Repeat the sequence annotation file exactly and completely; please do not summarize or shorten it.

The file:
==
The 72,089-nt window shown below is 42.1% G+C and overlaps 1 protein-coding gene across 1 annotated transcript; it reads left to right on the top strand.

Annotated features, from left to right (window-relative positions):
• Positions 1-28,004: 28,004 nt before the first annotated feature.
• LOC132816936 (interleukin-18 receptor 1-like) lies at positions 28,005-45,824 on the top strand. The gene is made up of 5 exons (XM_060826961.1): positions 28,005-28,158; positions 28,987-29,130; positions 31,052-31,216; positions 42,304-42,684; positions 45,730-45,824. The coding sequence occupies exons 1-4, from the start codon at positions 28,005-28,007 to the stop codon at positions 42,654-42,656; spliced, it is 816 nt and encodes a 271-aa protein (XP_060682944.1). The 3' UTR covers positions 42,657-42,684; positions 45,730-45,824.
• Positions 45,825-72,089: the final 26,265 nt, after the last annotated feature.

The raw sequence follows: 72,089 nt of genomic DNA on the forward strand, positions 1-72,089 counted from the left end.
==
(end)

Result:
The 72,089-nt window shown below is 42.1% G+C and overlaps 1 protein-coding gene across 1 annotated transcript; it reads left to right on the top strand.

Annotated features, from left to right (window-relative positions):
• Positions 1-28,004: 28,004 nt before the first annotated feature.
• LOC132816936 (interleukin-18 receptor 1-like) lies at positions 28,005-45,824 on the top strand. The gene is made up of 5 exons (XM_060826961.1): positions 28,005-28,158; positions 28,987-29,130; positions 31,052-31,216; positions 42,304-42,684; positions 45,730-45,824. The coding sequence occupies exons 1-4, from the start codon at positions 28,005-28,007 to the stop codon at positions 42,654-42,656; spliced, it is 816 nt and encodes a 271-aa protein (XP_060682944.1). The 3' UTR covers positions 42,657-42,684; positions 45,730-45,824.
• Positions 45,825-72,089: the final 26,265 nt, after the last annotated feature.

The raw sequence follows: 72,089 nt of genomic DNA on the forward strand, positions 1-72,089 counted from the left end.